Today three judges from the Fifth Circuit Court of Appeals heard oral arguments on the rights of Baldomero and Hilaria Muñiz, and Pamela Rivas. Both families live in Los Ebanos and are refusing DHS access to survey their properties prior to building a border wall. Those arguments can be heard here.
All three judges are white, and all three were nominated by Republican presidents. Judge E. Grady Jolly and Judge Edith Brown Clement seemed rather unsympathetic to the arguments of Texas RioGrande Legal Aid lawyer Jerome Wesevich, whose voice was shaky, and seemed off balance throughout his argument. Judge Clement was the most antagonistic and offensive on the three judge panel. She scoffed at the concern of the landowners that their properties could be severely damaged. Although DHS’ own language says the government can destroy buildings in the way of survey equipment, she mocked the property owners’ concerns by saying that DHS “might trim some hedges.” She also invoked the term “illegal aliens.” And although Judge Jolly later referenced the landowners’ inability to speak English as a reason to sympathize with regular people being bullied by their government, Judge Clement seemed to think their Spanish language was making it unreasonable for DHS to do it’s job (as if we were here to facilitate our government’s attacking us, rather than the government being here to serve its people). Judge Priscilla Richman Owen, the lone Texan on the bench, did not question Wesevich.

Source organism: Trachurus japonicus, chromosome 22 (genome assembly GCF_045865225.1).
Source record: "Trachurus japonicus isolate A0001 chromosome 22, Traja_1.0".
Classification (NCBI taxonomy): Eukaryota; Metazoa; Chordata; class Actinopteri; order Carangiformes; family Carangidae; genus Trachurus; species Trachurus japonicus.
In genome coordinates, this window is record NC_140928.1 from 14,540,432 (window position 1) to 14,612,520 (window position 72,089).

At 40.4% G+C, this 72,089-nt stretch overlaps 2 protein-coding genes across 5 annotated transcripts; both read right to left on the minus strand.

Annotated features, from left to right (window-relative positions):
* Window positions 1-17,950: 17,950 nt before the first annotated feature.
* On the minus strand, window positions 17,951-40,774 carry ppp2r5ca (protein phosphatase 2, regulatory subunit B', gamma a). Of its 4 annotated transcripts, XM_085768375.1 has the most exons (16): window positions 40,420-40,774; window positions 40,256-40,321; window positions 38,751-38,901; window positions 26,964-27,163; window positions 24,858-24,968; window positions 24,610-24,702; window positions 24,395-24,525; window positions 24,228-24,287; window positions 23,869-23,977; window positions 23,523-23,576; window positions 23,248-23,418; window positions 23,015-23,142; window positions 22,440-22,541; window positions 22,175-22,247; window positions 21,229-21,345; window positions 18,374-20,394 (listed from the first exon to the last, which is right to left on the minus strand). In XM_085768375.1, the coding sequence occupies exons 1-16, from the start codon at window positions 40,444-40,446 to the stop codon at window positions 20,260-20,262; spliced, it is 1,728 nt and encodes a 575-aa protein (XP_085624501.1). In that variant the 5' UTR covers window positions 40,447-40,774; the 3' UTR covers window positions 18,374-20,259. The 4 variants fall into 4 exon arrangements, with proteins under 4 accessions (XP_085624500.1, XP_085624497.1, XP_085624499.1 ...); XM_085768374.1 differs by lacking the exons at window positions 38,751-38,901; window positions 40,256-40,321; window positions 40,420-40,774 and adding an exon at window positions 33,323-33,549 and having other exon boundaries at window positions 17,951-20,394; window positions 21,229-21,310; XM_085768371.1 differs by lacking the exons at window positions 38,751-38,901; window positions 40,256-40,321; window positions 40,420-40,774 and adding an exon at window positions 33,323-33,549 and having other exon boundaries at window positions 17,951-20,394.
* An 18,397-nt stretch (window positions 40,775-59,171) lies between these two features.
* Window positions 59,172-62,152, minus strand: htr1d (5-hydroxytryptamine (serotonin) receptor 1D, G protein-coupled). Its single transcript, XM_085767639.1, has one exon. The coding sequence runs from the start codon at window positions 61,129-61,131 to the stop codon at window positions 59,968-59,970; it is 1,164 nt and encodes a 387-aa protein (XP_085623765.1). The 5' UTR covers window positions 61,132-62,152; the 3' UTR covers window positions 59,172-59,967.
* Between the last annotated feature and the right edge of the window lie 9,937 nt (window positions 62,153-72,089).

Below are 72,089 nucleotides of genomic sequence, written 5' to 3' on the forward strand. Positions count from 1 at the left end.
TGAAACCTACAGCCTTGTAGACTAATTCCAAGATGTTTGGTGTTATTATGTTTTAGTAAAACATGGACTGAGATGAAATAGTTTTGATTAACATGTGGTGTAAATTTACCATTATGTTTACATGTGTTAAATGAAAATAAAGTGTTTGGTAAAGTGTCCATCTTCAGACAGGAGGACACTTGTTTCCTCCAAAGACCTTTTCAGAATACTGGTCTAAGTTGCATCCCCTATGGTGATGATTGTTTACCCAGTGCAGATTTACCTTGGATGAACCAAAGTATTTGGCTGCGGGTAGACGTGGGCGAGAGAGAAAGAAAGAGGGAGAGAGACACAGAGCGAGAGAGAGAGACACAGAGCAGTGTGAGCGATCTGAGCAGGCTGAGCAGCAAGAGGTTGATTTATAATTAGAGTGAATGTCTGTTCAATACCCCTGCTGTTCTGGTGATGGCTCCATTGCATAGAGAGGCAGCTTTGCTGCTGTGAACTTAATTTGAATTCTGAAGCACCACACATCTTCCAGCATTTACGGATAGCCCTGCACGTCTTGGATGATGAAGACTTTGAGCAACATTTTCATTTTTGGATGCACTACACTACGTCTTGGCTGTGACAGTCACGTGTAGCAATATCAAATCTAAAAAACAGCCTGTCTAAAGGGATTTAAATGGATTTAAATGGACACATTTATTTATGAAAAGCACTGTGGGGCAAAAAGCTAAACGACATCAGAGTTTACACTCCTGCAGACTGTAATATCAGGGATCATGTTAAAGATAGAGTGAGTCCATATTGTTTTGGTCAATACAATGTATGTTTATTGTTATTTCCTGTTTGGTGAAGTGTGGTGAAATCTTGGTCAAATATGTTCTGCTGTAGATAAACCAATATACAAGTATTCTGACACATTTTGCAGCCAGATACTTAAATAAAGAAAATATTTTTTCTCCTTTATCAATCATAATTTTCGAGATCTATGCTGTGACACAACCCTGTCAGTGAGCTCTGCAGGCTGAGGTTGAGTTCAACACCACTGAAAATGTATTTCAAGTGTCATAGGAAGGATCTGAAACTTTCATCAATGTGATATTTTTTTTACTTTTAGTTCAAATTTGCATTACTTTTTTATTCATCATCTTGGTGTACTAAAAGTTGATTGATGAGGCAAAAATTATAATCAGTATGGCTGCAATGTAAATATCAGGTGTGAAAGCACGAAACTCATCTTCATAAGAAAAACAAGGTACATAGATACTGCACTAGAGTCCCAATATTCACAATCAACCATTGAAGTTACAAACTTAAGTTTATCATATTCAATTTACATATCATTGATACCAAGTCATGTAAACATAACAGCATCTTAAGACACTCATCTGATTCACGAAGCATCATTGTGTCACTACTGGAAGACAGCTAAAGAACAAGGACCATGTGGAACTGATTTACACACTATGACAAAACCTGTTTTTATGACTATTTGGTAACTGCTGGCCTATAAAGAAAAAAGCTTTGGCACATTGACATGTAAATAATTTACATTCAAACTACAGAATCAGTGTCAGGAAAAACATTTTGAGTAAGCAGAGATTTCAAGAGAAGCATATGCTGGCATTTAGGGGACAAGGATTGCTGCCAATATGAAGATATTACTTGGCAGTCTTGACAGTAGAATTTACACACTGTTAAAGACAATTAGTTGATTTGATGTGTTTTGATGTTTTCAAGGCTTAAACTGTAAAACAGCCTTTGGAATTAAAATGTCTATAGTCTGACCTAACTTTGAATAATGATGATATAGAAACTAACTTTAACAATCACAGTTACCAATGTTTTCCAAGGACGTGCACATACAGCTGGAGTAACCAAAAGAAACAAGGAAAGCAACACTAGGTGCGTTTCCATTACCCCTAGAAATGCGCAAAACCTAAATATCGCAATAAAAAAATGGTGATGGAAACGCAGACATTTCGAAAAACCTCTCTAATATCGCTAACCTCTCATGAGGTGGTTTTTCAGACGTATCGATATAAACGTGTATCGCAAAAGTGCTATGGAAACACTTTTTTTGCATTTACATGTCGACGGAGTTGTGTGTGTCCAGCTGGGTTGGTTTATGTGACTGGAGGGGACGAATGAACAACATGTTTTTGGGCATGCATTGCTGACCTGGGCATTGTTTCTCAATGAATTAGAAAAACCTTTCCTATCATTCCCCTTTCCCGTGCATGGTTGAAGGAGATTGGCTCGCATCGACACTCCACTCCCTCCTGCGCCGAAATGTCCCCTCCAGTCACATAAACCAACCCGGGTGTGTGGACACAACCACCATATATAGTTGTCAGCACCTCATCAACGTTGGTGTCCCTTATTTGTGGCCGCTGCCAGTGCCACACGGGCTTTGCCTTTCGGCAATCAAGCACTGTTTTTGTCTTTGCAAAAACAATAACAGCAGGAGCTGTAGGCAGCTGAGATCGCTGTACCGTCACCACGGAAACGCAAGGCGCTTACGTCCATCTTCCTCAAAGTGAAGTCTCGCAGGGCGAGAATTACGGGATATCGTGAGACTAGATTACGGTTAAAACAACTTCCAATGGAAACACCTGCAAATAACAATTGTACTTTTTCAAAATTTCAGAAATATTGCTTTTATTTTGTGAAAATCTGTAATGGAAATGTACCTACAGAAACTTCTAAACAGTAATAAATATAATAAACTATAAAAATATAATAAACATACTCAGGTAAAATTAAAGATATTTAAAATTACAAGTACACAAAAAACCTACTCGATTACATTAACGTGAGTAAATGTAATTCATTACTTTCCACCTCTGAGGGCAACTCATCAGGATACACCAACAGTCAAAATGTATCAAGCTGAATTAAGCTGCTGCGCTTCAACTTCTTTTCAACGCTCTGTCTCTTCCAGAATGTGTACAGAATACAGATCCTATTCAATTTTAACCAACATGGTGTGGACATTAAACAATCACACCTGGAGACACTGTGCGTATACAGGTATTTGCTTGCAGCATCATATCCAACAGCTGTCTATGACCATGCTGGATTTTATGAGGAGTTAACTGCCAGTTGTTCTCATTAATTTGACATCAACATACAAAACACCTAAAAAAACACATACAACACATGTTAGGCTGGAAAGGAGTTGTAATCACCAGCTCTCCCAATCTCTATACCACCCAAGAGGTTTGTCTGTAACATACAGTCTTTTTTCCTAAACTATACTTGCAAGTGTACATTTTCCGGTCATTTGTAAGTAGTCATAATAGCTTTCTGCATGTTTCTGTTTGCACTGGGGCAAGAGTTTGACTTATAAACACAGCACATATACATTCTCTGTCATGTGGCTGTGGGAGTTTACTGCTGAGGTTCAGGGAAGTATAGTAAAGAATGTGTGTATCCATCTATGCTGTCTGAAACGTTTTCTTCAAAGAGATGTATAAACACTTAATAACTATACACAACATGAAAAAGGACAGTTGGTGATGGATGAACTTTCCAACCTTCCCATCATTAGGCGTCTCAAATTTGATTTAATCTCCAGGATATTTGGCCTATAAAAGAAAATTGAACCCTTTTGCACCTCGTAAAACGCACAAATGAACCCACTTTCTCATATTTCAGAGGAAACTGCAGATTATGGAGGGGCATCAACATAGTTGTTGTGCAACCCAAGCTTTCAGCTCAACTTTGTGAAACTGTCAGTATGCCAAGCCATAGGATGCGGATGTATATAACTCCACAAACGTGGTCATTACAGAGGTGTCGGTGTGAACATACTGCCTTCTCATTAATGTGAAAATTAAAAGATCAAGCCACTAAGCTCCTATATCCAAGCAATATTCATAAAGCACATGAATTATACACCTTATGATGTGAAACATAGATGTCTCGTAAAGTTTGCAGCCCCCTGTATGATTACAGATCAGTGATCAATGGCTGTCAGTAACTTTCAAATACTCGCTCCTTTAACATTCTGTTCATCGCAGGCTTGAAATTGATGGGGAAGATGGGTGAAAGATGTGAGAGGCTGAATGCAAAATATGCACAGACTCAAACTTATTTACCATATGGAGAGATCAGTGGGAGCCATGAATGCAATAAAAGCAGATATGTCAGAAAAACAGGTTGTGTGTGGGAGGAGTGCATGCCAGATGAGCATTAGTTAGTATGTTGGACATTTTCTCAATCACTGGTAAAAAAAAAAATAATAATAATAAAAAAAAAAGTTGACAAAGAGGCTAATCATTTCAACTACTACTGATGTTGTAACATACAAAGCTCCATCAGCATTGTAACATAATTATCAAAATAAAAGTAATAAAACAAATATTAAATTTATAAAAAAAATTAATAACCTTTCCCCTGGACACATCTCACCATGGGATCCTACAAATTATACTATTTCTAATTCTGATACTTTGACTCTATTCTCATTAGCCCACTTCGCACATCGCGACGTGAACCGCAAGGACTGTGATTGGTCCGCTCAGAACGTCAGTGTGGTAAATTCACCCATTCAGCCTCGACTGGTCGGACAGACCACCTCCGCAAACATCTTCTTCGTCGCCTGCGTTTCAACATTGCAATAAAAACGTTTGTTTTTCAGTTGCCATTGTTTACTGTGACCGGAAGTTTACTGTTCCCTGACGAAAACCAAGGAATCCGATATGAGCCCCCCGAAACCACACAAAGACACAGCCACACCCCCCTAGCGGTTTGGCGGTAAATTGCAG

When his turn arrived, DHS attorney John Arbab was quickly cut off by Judge Jolly because DHS’ position is that the 5th Circuit did not have jurisdiction to hear the cases. His basic sense of fairness was offended by the government’s claim that they could condemn property without the landowner being able to sue and appeal. But Arbab seemed to me to successfully parry the judge’s questions and argued calmly and confidently.